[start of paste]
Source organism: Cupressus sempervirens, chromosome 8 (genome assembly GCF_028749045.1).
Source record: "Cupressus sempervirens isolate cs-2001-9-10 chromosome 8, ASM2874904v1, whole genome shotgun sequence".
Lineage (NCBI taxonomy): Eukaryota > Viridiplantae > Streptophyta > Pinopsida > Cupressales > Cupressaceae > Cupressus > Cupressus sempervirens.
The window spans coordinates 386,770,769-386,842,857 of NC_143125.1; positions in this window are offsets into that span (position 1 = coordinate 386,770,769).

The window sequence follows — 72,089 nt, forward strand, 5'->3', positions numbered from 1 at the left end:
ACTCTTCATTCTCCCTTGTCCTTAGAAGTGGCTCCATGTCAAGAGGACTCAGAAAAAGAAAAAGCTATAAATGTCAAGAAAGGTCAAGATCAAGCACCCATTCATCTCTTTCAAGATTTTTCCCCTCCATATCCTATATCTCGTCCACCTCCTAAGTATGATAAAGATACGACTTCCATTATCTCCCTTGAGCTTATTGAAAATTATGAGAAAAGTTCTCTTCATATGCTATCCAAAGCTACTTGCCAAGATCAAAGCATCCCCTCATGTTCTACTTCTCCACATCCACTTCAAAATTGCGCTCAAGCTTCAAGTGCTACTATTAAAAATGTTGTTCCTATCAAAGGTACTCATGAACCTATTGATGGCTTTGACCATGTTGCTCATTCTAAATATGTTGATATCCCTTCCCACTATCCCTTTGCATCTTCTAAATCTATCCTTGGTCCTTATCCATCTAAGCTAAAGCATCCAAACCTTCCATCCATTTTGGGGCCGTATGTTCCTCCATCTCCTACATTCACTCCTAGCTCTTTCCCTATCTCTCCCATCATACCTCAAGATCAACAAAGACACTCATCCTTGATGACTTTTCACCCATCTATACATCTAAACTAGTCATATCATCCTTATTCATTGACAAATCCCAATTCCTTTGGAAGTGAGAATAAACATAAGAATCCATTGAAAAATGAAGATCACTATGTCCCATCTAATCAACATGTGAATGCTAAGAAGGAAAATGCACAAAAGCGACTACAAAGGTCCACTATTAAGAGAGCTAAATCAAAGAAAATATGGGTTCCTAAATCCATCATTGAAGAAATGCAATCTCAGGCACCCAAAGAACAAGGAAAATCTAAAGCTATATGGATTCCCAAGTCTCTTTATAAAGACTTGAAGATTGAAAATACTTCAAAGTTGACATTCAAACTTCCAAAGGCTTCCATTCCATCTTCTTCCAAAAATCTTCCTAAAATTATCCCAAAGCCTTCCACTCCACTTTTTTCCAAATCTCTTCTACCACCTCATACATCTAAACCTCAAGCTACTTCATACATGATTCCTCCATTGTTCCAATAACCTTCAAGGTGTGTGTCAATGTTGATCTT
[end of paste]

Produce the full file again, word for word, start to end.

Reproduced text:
Source organism: Cupressus sempervirens, chromosome 8 (genome assembly GCF_028749045.1).
Source record: "Cupressus sempervirens isolate cs-2001-9-10 chromosome 8, ASM2874904v1, whole genome shotgun sequence".
Lineage (NCBI taxonomy): Eukaryota > Viridiplantae > Streptophyta > Pinopsida > Cupressales > Cupressaceae > Cupressus > Cupressus sempervirens.
The window spans coordinates 386,770,769-386,842,857 of NC_143125.1; positions in this window are offsets into that span (position 1 = coordinate 386,770,769).

The window sequence follows — 72,089 nt, forward strand, 5'->3', positions numbered from 1 at the left end:
ACTCTTCATTCTCCCTTGTCCTTAGAAGTGGCTCCATGTCAAGAGGACTCAGAAAAAGAAAAAGCTATAAATGTCAAGAAAGGTCAAGATCAAGCACCCATTCATCTCTTTCAAGATTTTTCCCCTCCATATCCTATATCTCGTCCACCTCCTAAGTATGATAAAGATACGACTTCCATTATCTCCCTTGAGCTTATTGAAAATTATGAGAAAAGTTCTCTTCATATGCTATCCAAAGCTACTTGCCAAGATCAAAGCATCCCCTCATGTTCTACTTCTCCACATCCACTTCAAAATTGCGCTCAAGCTTCAAGTGCTACTATTAAAAATGTTGTTCCTATCAAAGGTACTCATGAACCTATTGATGGCTTTGACCATGTTGCTCATTCTAAATATGTTGATATCCCTTCCCACTATCCCTTTGCATCTTCTAAATCTATCCTTGGTCCTTATCCATCTAAGCTAAAGCATCCAAACCTTCCATCCATTTTGGGGCCGTATGTTCCTCCATCTCCTACATTCACTCCTAGCTCTTTCCCTATCTCTCCCATCATACCTCAAGATCAACAAAGACACTCATCCTTGATGACTTTTCACCCATCTATACATCTAAACTAGTCATATCATCCTTATTCATTGACAAATCCCAATTCCTTTGGAAGTGAGAATAAACATAAGAATCCATTGAAAAATGAAGATCACTATGTCCCATCTAATCAACATGTGAATGCTAAGAAGGAAAATGCACAAAAGCGACTACAAAGGTCCACTATTAAGAGAGCTAAATCAAAGAAAATATGGGTTCCTAAATCCATCATTGAAGAAATGCAATCTCAGGCACCCAAAGAACAAGGAAAATCTAAAGCTATATGGATTCCCAAGTCTCTTTATAAAGACTTGAAGATTGAAAATACTTCAAAGTTGACATTCAAACTTCCAAAGGCTTCCATTCCATCTTCTTCCAAAAATCTTCCTAAAATTATCCCAAAGCCTTCCACTCCACTTTTTTCCAAATCTCTTCTACCACCTCATACATCTAAACCTCAAGCTACTTCATACATGATTCCTCCATTGTTCCAATAACCTTCAAGGTGTGTGTCAATGTTGATCTT